Many people feel uncomfortable about undergoing surgery and may experience anxiety about the unknown or what could happen during the surgery. However, some methods may help to ease this anxiety.

For example, getting accurate information about an upcoming procedure, trying relaxation techniques, and certain medications can help to relieve such anxieties.

According to older data from the World Health Organization (WHO), about 266–360 million surgeries occur around the world each year. Research indicates that approximately 75% of people are anxious before surgery.

The severity of anxiety differs among people. It may depend on factors such as age, past experiences with surgery, and current health status.

Feeling uninformed about surgical procedures can also result in fear and anxiety among people due to have surgery.

This article discusses what surgery anxiety is, its signs, and the effects it may have on someone about to undergo a procedure. It will also discuss ways of helping to prevent and manage anxiety about surgery.

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Many people undergoing surgical procedures can experience surgery anxiety, also known as preoperative anxiety. It may manifest in several ways, including physical symptoms and mental symptoms.

Surgery anxiety can look and feel different for every person. It may include:

Surgery anxiety may begin when the planning of the procedure starts and will typically reach its peak on the day of the surgery.

The preoperative period can produce specific physiological, cognitive, and emotional responses.

Learn about how anxiety feels and ways it can affect the body here.


The main causes of preoperative anxiety can include fear of:

  • the unknown
  • long-term complications
  • risks associated with general anesthesia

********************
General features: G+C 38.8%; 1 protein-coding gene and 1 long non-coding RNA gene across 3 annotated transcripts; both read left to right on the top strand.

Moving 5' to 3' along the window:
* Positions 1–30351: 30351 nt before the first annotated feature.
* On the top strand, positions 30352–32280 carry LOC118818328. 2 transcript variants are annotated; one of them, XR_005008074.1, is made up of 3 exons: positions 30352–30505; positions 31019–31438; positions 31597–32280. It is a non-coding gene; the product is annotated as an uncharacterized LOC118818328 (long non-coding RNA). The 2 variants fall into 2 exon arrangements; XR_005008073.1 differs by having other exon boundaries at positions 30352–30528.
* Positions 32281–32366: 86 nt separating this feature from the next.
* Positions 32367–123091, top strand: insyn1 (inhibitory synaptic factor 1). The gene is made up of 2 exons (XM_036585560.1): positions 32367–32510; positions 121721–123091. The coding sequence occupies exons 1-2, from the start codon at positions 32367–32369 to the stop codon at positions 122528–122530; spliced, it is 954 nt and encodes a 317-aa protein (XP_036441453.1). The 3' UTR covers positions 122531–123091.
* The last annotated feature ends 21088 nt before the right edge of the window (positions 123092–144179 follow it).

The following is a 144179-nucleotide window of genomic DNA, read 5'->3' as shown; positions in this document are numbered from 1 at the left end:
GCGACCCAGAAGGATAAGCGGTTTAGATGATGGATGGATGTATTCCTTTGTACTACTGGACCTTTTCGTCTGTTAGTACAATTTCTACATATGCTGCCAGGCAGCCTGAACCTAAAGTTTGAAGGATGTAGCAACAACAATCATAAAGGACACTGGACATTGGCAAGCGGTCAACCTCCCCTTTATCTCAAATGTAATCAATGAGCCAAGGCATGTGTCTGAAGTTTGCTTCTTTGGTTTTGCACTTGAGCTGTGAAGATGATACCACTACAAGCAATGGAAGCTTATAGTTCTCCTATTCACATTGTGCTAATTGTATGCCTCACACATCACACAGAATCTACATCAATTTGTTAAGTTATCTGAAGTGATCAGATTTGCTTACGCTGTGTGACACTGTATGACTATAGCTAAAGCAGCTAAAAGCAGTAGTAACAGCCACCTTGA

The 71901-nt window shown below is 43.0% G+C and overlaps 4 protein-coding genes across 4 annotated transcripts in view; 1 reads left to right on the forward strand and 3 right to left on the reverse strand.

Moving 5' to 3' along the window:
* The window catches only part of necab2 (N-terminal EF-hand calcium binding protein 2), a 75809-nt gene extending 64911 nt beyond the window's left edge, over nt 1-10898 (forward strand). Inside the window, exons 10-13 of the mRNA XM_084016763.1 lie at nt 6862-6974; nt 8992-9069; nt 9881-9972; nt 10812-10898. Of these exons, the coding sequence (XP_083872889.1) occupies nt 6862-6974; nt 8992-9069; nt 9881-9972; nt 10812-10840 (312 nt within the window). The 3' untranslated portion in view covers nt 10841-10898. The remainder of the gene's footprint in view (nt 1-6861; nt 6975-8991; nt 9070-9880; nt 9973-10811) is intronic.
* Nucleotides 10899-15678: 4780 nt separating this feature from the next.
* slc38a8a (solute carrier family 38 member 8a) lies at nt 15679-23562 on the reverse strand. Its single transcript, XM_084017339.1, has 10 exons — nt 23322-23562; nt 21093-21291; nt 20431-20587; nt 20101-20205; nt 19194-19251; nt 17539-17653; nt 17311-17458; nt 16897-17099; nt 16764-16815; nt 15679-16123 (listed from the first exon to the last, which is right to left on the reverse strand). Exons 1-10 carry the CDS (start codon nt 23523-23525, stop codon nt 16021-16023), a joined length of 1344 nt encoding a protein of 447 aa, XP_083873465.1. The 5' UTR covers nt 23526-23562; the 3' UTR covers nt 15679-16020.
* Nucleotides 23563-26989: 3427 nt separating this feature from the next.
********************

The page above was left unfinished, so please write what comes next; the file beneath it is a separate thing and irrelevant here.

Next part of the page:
• the recovery lasting a long time
  • the possibility of life ending

Effects of anxiety before surgery

Preoperative surgery anxiety can cause several physical changes in the body, including:

  • increase in the release of hormones
  • increase in body temperature
  • episodes of tachycardia
  • electrolyte and fluid imbalance
  • hypertension
  • reduced immune response
  • increased wound healing time

Preoperative anxiety can also lead to a need for an increase in the dosage of sedatives and anesthetics on the day of the surgery. This can increase the risk of adverse events and may affect postoperative recovery.

Both presurgery and postsurgery anxiety have links with complications. Research suggests preoperative anxiety can increase the level of postoperative pain, meaning the higher a person’s anxiety is before the surgery happens, the more pain and discomfort they may experience during recovery.

It can also cause delays in wound healing and may lead to other complications, such as:

  • nausea
  • vomiting
  • respiratory problems
  • cardiovascular problems

Postsurgery anxiety can result in issues with mental health, such as:

  • depression or an overall low mood
  • loss of energy
  • difficulty in making decisions